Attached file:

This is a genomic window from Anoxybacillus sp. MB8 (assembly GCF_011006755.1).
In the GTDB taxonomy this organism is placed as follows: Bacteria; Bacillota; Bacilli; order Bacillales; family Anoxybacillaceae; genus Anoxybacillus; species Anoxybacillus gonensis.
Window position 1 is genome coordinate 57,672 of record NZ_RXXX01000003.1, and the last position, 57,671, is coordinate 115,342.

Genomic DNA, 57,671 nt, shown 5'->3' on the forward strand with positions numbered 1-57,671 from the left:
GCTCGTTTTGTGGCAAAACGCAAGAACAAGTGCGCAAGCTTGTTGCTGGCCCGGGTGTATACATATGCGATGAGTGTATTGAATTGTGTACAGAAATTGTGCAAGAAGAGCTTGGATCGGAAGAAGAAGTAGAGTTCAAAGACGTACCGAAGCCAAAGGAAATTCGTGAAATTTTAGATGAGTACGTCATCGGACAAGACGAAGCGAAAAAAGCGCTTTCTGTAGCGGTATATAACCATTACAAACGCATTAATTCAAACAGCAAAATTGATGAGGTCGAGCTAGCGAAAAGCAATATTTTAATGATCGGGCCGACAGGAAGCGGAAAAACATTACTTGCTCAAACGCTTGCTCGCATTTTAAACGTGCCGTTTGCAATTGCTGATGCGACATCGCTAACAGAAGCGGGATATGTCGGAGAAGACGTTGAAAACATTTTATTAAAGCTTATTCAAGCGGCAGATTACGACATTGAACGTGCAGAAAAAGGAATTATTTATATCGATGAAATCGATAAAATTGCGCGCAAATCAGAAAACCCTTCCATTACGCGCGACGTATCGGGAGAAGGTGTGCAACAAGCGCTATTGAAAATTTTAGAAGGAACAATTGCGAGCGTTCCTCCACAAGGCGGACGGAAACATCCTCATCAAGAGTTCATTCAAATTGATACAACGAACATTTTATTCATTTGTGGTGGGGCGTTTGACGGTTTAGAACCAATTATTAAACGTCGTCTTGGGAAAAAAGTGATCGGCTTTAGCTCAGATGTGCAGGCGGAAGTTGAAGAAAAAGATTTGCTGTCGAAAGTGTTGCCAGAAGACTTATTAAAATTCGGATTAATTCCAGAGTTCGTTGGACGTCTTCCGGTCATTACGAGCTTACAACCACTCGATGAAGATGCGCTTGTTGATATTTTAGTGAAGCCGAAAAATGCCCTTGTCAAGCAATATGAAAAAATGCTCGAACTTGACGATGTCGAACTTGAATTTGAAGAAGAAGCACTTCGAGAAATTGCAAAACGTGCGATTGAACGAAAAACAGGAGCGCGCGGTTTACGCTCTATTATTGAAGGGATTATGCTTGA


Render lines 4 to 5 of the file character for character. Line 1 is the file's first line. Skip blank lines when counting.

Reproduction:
Genomic DNA, 57,671 nt, shown 5'->3' on the forward strand with positions numbered 1-57,671 from the left:
GCTCGTTTTGTGGCAAAACGCAAGAACAAGTGCGCAAGCTTGTTGCTGGCCCGGGTGTATACATATGCGATGAGTGTATTGAATTGTGTACAGAAATTGTGCAAGAAGAGCTTGGATCGGAAGAAGAAGTAGAGTTCAAAGACGTACCGAAGCCAAAGGAAATTCGTGAAATTTTAGATGAGTACGTCATCGGACAAGACGAAGCGAAAAAAGCGCTTTCTGTAGCGGTATATAACCATTACAAACGCATTAATTCAAACAGCAAAATTGATGAGGTCGAGCTAGCGAAAAGCAATATTTTAATGATCGGGCCGACAGGAAGCGGAAAAACATTACTTGCTCAAACGCTTGCTCGCATTTTAAACGTGCCGTTTGCAATTGCTGATGCGACATCGCTAACAGAAGCGGGATATGTCGGAGAAGACGTTGAAAACATTTTATTAAAGCTTATTCAAGCGGCAGATTACGACATTGAACGTGCAGAAAAAGGAATTATTTATATCGATGAAATCGATAAAATTGCGCGCAAATCAGAAAACCCTTCCATTACGCGCGACGTATCGGGAGAAGGTGTGCAACAAGCGCTATTGAAAATTTTAGAAGGAACAATTGCGAGCGTTCCTCCACAAGGCGGACGGAAACATCCTCATCAAGAGTTCATTCAAATTGATACAACGAACATTTTATTCATTTGTGGTGGGGCGTTTGACGGTTTAGAACCAATTATTAAACGTCGTCTTGGGAAAAAAGTGATCGGCTTTAGCTCAGATGTGCAGGCGGAAGTTGAAGAAAAAGATTTGCTGTCGAAAGTGTTGCCAGAAGACTTATTAAAATTCGGATTAATTCCAGAGTTCGTTGGACGTCTTCCGGTCATTACGAGCTTACAACCACTCGATGAAGATGCGCTTGTTGATATTTTAGTGAAGCCGAAAAATGCCCTTGTCAAGCAATATGAAAAAATGCTCGAACTTGACGATGTCGAACTTGAATTTGAAGAAGAAGCACTTCGAGAAATTGCAAAACGTGCGATTGAACGAAAAACAGGAGCGCGCGGTTTACGCTCTATTATTGAAGGGATTATGCTTGA